In addition, because of the length of time since proposals were submitted, NARA has determined that it is necessary to hold limited discussions to obtain updated key personnel and key subcontractor information. To maintain the integrity of this solicitation and because NARA has determined that only limited discussions on the issue of key personnel and key subcontractors are necessary, NARA will only accept revisions of key personnel and key subcontractor information.

Offerors were given 7 calendar days to submit revised proposals. On August 2, CESI requested additional time to respond and reiterated its request that it be allowed to revise other aspects of its proposal. NARA denied the request. On August 5, the due date for proposal revisions, CESI filed this protest (and submitted its revised proposal). CESI asserts that the agency's limitation on revised proposals in implementing its corrective action is unreasonable for several reasons.


CESI maintains that, since NARA's opening of discussions to allow revised key personnel and subcontractor information goes beyond the corrective action allegedly recommended by our Office, NARA must go further and allow offerors to revise all aspects of their technical and price proposals. [1]

Generally, in responding to discussions, offerors may revise any aspect of their proposals as they see fit--including aspects that were not the subject of discussions. Rel-Tek Sys. & Design, Inc.--Modification of Remedy , B280463.7, July 1, 1999, 992CPD 1 at 3. There may be circumstances, however, where an agency, in conducting discussions to implement a recommendation of our Office for corrective action, may reasonably decide to limit the revisions offerors may make to their proposals. Id. As a general matter, the details of implementing a recommendation for corrective action are within the sound discretion and judgment of the contracting agency. ServAir, Inc., B-258243.4, Mar. 3, 1995, 951 CPD 125 at2-3. We will not question an agency's ultimate manner of compliance, so long as it remedies the procurement impropriety that was the basis for the decision's recommendation. RelTek Sys. & Design, Inc.--Modification of Remedy , supra.

The agency's decision to limit the scope of its corrective action was reasonable. While our Office had not issued a decision or recommended any corrective action, NARA took corrective action to remedy problems identified by our attorney in the ADR conference regarding the past performance evaluation and, at the same time, decided to obtain updated information in the single area where it appeared reasonably necessary. In this regard, LB&B had attempted to substitute some of its proposed key personnel after it received the original award, and CESI had protested this as a matter of "bait and switch." While this ground of protest did not appear meritorious, in view of the passage of time since the submission of the offerors' last proposal revisions, the contracting officer concluded that it would be beneficial to the agency and fair to all offerors to obtain, and to base the re-evaluation on, updated key personnel and subcontractor information. Agency Report (AR) at 4; Contracting Officer's Statement at 2. We find nothing unreasonable in this determination, since the apparent premises underlying it-that the delay resulting from the protest well may have affected the availability of the originally-proposed key personnel, and that the evaluation should be based on currently-available key personnel to the extent possible--appear valid. The same considerations do not appear to have applied to other areas of the proposals. In this regard, prior to deciding to limit the scope of the corrective action, the contracting officer consulted with the TEP and confirmed that no other aspects of the submitted proposals needed updating. AR at 4; Contracting Officer's Statement at2.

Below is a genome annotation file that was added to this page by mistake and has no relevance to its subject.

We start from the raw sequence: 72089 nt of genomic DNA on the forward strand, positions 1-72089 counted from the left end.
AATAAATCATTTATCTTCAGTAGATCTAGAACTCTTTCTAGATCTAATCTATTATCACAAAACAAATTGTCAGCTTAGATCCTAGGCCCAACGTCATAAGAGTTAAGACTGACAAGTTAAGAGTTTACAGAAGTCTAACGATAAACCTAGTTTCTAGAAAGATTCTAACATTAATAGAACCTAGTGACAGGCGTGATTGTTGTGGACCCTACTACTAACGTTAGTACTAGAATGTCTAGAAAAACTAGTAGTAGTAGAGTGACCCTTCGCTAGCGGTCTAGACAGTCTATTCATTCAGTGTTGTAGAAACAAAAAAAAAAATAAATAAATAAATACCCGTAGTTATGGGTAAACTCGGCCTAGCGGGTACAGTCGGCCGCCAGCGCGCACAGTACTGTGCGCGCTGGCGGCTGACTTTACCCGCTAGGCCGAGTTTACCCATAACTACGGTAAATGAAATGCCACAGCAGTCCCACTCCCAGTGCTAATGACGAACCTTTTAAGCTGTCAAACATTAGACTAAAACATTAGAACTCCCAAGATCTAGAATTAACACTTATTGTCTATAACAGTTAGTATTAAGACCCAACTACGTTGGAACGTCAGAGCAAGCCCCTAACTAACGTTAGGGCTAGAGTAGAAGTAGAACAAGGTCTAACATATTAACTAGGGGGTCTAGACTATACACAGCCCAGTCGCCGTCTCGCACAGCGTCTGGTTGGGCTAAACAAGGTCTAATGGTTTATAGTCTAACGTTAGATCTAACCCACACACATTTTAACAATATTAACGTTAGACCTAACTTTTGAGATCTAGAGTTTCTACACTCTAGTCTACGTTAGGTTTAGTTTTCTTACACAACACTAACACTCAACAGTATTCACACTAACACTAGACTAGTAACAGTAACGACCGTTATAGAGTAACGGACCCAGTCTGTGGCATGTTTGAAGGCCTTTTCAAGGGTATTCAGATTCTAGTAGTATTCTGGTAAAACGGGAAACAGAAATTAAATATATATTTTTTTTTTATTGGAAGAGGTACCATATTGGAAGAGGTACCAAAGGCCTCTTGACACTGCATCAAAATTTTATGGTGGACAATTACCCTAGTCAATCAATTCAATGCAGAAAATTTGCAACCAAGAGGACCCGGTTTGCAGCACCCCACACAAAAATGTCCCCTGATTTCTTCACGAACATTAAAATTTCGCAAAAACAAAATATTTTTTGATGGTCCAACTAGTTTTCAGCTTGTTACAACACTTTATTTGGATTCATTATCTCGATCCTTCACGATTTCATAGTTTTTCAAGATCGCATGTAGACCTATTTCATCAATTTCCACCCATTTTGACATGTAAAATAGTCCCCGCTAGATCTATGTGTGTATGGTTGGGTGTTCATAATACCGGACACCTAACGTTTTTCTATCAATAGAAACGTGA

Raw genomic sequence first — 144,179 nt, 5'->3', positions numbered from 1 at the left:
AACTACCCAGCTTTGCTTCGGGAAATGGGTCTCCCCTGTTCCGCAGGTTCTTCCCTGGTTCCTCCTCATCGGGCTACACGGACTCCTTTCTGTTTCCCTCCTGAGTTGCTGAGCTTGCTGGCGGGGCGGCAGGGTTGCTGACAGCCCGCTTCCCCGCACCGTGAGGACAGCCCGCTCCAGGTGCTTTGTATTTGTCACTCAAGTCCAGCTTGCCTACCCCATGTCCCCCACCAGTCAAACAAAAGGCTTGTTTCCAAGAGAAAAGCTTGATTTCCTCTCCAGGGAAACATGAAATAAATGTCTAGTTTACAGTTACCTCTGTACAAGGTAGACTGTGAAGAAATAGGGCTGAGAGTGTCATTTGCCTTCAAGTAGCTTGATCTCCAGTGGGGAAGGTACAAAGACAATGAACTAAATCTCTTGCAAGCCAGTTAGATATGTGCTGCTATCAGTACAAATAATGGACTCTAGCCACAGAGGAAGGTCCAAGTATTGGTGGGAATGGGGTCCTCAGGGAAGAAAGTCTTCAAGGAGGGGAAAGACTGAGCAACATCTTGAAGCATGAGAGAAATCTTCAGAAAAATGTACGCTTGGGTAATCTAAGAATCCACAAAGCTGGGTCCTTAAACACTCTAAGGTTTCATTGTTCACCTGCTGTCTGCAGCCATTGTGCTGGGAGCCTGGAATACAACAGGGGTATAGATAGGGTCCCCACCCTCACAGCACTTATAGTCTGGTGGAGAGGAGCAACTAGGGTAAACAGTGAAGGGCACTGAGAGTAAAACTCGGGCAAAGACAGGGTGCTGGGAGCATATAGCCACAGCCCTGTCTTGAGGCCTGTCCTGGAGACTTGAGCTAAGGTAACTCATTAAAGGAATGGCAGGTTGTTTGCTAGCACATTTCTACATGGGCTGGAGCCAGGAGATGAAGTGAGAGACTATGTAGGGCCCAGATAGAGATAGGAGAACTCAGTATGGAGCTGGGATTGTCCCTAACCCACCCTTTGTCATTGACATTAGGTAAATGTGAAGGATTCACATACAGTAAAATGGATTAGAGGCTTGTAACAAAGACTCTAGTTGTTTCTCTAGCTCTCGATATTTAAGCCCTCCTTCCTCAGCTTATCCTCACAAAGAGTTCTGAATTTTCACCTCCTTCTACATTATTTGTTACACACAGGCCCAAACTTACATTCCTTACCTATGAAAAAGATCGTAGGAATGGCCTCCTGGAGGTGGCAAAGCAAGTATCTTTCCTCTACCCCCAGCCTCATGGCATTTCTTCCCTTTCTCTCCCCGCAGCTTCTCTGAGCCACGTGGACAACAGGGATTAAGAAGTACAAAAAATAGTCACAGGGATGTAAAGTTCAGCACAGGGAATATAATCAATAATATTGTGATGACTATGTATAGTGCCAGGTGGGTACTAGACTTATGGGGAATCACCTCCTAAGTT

The agency's approach to determining the appropriate corrective action here reflected its sensitivity to the fact that LB&B's prices had been revealed when the original award was made. While it may have been within the agency's broad discretion to permit price revisions without regard for creation of an auction, the agency was not precluded from taking this consideration into account; there was nothing improper in the agency's choosing a more limited approach to avoid creating a competitive advantage that unquestionably would inure to the benefit of the protester and other offerors if price revisions were allowed. See Rel-Tek Sys. & Design, Inc.--Modification of Remedy , supra , at 5.


CESI asserts that price revisions also are necessary because there has been a several-month delay in the anticipated base and option year start dates, on which its key personnel and subcontractor compensation levels were based. This argument is without merit. The agency states that the base year was defined in the RFP as the first 12months of performance--rather than as a period with specified start and end dates-in part, to eliminate the need for amendments in the event of a delay in awarding the contract. Supplemental AR at 3. The different start date for the base year did not change the statement of work, the evaluation scheme, or the length of time for which the contractor would be obligated. The contracting officer also considered the lack of any change to the number of, or positions identified as, key personnel/subcontractors, in concluding that the requested revisions in those areas would not likely significantly affect price. ARat4. We note that, although CESI's revised proposal included [deleted], CESI does not indicate that this change will have a significant effect on its original proposal cost.